10th Cambridge Heritage Seminar
The Future of Historic Cities: Challenges, Contradictions, Continuities
Department of Archaeology, University of Cambridge, UK
18-19 April 2009
Deadline for paper proposals: 15 November 2008 (Please see submission details here)
For the past ten years the Cambridge Heritage Seminars have brought together researchers, policymakers, and practitioners to explore the most pressing issues in heritage studies today.
For its tenth anniversary in 2009, coinciding with the celebration of the 800th anniversary of the founding of the University of Cambridge, the Cambridge Heritage Seminar will focus on cultural heritage, architecture, and the built environment in the context of a rapidly globalising and modernising world. Taking historic cities as its departure point, the seminar asks: how can urban cultural landscapes be preserved and sustained, challenged as they are by development, legislation, and commodification-and what are the reasons for and outcomes of such preservation?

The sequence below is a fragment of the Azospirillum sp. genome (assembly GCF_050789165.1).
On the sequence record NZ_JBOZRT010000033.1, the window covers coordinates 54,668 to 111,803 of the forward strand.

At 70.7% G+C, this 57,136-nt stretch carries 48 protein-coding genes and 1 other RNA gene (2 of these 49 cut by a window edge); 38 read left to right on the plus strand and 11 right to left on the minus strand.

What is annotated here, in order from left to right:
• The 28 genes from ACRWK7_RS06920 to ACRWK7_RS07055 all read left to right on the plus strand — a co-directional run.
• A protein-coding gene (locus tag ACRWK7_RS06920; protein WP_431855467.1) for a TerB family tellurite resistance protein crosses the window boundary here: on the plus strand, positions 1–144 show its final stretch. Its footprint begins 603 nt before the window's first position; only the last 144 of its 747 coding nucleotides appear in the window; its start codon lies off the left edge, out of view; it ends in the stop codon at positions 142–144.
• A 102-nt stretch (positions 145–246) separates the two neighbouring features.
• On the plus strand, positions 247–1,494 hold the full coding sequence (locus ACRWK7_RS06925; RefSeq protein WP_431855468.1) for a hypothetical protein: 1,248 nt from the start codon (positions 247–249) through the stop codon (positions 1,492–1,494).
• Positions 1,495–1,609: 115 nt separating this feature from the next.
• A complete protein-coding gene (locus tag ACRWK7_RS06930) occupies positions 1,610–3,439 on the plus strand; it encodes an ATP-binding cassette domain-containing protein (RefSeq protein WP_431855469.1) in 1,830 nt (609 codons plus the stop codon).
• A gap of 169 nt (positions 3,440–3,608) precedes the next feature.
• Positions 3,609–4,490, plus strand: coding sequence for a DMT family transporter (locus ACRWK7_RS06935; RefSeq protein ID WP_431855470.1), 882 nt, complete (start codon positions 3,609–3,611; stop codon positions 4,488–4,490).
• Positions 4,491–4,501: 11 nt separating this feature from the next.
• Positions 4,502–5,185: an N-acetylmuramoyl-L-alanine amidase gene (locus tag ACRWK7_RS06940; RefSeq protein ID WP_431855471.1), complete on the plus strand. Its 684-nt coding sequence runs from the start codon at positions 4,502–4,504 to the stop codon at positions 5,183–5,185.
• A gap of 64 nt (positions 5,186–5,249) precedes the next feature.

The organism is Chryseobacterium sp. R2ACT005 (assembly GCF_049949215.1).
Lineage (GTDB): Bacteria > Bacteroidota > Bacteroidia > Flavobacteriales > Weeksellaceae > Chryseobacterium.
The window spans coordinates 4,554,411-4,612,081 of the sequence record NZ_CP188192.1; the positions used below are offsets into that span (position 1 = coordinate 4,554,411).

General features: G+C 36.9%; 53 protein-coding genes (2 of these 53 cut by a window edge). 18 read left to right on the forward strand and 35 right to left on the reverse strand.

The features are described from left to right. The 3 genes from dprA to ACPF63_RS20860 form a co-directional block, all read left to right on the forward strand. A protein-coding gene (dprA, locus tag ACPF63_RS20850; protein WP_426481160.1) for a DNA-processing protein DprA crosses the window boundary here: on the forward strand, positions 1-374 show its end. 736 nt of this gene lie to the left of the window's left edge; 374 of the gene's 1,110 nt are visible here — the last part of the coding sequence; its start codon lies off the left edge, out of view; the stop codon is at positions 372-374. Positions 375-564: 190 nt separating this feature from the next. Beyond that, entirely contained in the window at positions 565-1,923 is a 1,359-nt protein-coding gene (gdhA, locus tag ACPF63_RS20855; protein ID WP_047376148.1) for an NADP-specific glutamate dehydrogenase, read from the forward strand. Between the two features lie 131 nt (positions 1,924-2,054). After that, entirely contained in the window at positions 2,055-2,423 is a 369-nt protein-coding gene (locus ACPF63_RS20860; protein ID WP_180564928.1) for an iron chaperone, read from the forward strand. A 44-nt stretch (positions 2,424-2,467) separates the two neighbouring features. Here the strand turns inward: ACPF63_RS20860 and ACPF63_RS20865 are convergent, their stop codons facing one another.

As scholars such as Patrick Wright, David Lowenthal, and Laurajane Smith argue, the emergence of a heritage consciousness in modernity has depended on a complex, changing relationship not just to what the built heritage is, but how it is valued: what a community reads into the heritage and what they hope to gain from it. Aided by legal protocols that standardise heritage into readymade frameworks of historical, political and economic value, such processes take place on numerous interacting levels – the local, the national, and the international – which rarely operate in harmony. Within an urban setting, where the built environment (and its ruins) produces and is produced by a changing relationship to the past, these issues are highlighted in an immediate and unavoidable way. With this awareness, the Seminar hopes to explore the challenges, contradictions, and complexities that arise in the contemporary analysis of the historic city.